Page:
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Kia ora Koutou!

We have a small business in Aoteaora (NZ) hand making raw chocolate.  I would like to buy a stone grinder so I can start to work with the beans and also make a range of nut butters.  Can anyone give us some advice on which machine would be best, as I read that the Spectra 40 was not good for raw chocolate due to the temp it goes to as the conch time is longer for raw......Can anyone shed some light our way,  Mauri Ora!

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Hello Pixie!
I wish I had the information on what kind of stone grinder and or conch/refining machine to buy.
I currently own and operate a raw, vegan, organic chocolate company based in Big Sur Ca. I am also looking for words of wisdom on what type of conch/refining/stone grinder machine would be best to purchase to produce my own cacao paste ( keeping the temperature as low as possible) .I am looking to buy a tempering machine
(10-20lb capacity) as well and could use some advice. I appreciate the position you are in and hopefully we can discover a solution together!
~ Jade

Kia ora Jade,

Yey, nothing as yet but would love to keep in touch as we are on the same path.  Do you have a website so we can see a bit more of your beautiful raw chocolate.  I will email John (see below) and let you know if he comes back with anything of interest.



John Nanci over at sells some "home scale" melangeurs used to make chocolate.  Maybe that would work for you.

If you go to Google images and look for "wet grinders" you will see many different options.  I do not know if they have anything different from the usual models when used for chocolates, but there are made in India and used to make things like the big lentil and flour pancake for masala dosai.    If you have a reasonable size Indian population where you are check at the Indian Supermarkets ... this are very common kitchen appliance in India -- I also need one - but I am in Costa Rica.  Good luck!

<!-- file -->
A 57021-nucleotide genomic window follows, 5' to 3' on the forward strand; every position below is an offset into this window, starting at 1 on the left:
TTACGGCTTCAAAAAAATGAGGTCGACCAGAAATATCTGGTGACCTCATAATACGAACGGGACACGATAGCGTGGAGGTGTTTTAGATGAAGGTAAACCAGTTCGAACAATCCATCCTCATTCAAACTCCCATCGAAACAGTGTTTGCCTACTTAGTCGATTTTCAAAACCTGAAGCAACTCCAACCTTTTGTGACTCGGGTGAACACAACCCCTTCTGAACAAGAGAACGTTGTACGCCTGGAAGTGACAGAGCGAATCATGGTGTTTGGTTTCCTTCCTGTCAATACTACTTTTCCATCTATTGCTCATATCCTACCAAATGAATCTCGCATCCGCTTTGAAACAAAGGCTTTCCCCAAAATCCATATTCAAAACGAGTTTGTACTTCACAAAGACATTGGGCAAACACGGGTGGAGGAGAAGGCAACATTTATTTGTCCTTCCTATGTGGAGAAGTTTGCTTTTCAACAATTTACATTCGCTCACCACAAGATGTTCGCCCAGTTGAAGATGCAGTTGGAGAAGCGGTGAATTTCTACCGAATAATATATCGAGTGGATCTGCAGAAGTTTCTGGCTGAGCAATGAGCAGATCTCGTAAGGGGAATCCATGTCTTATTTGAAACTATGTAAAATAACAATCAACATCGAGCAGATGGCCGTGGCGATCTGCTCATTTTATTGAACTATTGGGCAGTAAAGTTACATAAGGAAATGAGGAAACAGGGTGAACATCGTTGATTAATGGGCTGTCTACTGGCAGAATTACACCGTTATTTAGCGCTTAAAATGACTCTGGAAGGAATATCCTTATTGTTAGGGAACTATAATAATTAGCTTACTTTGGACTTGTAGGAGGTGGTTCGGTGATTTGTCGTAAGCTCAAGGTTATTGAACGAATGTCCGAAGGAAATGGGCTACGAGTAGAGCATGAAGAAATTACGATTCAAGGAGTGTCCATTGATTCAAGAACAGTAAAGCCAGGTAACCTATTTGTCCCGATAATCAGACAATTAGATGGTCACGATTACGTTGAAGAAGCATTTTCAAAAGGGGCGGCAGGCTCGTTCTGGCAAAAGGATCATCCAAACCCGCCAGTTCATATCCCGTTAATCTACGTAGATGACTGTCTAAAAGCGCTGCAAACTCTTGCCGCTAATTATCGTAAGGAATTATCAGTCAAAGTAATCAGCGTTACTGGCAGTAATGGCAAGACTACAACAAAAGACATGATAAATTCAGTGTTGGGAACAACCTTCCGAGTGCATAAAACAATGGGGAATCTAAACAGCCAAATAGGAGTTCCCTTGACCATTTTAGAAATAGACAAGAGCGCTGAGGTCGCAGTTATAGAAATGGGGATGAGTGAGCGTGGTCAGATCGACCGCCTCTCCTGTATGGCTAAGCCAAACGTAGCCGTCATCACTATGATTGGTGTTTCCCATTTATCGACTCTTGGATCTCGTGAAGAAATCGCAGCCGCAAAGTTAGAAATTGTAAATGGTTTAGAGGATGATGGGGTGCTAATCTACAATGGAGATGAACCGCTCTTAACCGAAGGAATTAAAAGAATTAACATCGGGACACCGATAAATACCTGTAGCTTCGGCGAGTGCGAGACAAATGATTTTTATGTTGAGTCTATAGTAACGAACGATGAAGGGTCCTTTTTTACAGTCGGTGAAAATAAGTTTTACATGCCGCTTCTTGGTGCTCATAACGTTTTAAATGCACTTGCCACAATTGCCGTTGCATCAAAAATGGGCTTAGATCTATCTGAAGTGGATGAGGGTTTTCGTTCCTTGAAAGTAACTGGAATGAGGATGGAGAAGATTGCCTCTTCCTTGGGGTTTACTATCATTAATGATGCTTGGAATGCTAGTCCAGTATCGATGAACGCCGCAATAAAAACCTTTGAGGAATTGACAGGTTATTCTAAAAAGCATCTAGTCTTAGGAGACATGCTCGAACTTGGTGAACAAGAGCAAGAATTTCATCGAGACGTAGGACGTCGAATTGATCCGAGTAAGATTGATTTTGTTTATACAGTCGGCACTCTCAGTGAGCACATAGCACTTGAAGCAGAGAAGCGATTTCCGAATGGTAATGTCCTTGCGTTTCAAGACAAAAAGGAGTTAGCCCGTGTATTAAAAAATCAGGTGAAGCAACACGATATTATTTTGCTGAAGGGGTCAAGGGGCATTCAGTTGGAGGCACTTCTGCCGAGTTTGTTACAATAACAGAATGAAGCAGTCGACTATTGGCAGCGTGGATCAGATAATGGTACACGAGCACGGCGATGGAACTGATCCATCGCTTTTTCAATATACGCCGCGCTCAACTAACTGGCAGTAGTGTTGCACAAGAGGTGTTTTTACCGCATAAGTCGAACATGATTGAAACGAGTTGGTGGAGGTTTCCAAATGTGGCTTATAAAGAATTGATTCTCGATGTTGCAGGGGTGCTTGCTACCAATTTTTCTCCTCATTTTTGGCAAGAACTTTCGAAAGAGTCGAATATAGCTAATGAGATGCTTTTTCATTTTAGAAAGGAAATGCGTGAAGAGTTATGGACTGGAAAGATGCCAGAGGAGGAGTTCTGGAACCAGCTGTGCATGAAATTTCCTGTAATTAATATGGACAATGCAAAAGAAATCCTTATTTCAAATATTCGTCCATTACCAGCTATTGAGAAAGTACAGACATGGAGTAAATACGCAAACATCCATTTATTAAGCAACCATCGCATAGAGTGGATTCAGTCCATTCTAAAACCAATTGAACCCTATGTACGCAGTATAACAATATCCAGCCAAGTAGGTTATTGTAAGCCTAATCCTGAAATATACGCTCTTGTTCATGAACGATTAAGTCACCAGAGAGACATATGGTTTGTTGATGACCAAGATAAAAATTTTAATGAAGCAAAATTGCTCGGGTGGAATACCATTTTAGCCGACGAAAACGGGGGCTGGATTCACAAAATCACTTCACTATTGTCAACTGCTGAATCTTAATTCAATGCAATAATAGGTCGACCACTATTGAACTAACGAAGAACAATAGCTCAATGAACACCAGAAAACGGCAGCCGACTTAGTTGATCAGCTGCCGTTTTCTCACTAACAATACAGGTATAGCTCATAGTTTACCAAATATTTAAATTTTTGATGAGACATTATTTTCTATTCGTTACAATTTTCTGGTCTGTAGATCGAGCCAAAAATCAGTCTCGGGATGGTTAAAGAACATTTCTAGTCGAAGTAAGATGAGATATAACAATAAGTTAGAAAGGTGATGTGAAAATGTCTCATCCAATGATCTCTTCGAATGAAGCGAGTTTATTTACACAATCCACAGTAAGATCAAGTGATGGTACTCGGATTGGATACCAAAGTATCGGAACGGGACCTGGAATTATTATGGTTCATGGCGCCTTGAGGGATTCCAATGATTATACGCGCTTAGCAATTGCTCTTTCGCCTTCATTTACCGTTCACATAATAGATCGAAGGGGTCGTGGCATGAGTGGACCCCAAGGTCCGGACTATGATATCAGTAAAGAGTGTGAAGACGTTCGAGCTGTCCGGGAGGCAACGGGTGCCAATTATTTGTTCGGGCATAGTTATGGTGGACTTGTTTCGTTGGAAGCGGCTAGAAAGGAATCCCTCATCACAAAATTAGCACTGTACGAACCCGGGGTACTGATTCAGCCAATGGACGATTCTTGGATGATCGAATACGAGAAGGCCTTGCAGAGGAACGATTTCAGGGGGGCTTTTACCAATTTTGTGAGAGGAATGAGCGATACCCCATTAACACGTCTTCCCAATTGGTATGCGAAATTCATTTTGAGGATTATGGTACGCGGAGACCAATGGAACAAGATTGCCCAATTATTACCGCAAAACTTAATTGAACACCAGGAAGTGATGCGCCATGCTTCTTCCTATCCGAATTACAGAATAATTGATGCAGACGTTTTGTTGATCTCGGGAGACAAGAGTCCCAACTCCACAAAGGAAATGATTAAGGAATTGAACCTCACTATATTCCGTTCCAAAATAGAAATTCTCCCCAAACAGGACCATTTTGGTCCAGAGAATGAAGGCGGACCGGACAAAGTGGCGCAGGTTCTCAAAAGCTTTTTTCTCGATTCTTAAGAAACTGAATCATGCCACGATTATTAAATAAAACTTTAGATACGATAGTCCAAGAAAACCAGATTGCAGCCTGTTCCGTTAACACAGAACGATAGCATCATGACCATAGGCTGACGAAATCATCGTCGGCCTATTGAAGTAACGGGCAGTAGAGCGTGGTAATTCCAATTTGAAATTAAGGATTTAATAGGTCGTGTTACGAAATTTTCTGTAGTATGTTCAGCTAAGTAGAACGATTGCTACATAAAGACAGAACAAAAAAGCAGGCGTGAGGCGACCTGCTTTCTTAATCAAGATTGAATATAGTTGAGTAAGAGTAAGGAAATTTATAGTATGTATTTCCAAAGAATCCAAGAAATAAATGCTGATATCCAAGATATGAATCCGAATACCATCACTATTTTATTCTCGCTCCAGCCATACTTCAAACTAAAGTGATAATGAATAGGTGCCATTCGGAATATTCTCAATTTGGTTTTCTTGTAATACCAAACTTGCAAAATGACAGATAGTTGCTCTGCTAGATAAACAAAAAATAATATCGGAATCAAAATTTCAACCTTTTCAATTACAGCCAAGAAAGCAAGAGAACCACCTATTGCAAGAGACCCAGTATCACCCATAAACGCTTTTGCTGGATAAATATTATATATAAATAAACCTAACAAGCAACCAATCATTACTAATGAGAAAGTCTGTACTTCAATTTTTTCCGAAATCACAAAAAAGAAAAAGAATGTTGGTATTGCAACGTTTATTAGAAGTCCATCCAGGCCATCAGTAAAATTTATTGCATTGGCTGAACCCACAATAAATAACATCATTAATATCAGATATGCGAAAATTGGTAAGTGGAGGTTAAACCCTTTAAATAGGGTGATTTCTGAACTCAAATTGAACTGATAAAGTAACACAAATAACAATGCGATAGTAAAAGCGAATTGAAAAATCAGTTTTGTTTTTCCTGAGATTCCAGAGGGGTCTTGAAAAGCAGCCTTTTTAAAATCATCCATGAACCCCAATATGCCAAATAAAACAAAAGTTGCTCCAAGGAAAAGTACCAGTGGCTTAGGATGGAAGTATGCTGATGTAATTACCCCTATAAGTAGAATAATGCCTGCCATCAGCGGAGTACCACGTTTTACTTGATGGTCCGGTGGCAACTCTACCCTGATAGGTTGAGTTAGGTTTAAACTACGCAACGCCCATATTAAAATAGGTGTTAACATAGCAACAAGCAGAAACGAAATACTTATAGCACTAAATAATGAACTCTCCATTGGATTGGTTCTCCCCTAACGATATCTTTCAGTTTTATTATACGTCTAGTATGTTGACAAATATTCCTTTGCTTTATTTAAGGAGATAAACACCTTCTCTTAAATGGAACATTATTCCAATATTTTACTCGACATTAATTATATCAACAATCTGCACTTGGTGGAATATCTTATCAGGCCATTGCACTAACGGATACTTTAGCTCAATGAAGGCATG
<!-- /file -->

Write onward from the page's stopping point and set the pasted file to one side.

Indian wetgrinders look similar to the melangers. The similarity ends with appearance. Indian wetgrinders are made for making idli dosa, and each batch of rice or lentil takes only 30 minutes. For chocolate, cocoa nibs have to be ground for 48 hours or more to get the 15 micron size. Melangers are modified to keep the motor from heating up and to keep the cocoa beans from overheating. There are lot of design and engineering improvements in melangers to make them suitable for grinding cocoa nibs.

We at sell melangers for small scale - 8-10 lbs of cocoa nibs and Grindeurs for medium scale -to grind up to 65lbs of cocoa nibs. We ship them worldwide and in the voltage you need.

Our customers have used these melangers and Grindeurs to grind raw or roasted cocoa nibs for more than five years.

The melanger from Cocoatown is much sturdier than the current production of Santha grinders which constantly bust their bearings, have belts burn up, or motors burn out as grinding chocolate in them is not what they were designed to do. We've been using Santhas full time for 9 months and they  have had to have almost every piece replaced, starting with only the 3rd batch of chocolate we ground in them. The cocoatowns seems to get a much smoother (lower micron size) grind in them as well.


We don't own any cocoatowns yet, but I have seen them in action often, and tasted the chocolate coming out of them and it is much nicer.




Nat Bletter, PhD

Chocolate R&D

Madre Chocolate


Kia ora Nat

Thanks for the feedback, we were so close to buying a Santha but hesitated because of the cost for us to import into Aotearoa.  I knew further reshearch needed to be done.  I have been in touch with Cocao Town about there machines. Thanks again. 



I  have some questions if you would send me a personal email.


Thanks -- Susana

Thank you for the feedback! The melanger from Cocoatown sounds like a really good machine.
I will be looking into purchasing one of those! ; )
Has anyone measured the temperature of the melange in the melanger from Cocoatown during operation? Is it suitable for raw chocolate processing (e.g. not going over 104 F (40 C))?
It most definitely WILL go above 104 F.  I've measured up to 140F with a laser thermometer.  Next batch we do in a small grinder I'll take a picture.
Thanks. What other comparable equipment options are there if raw processing is required? One of their bigger models with frequency control?


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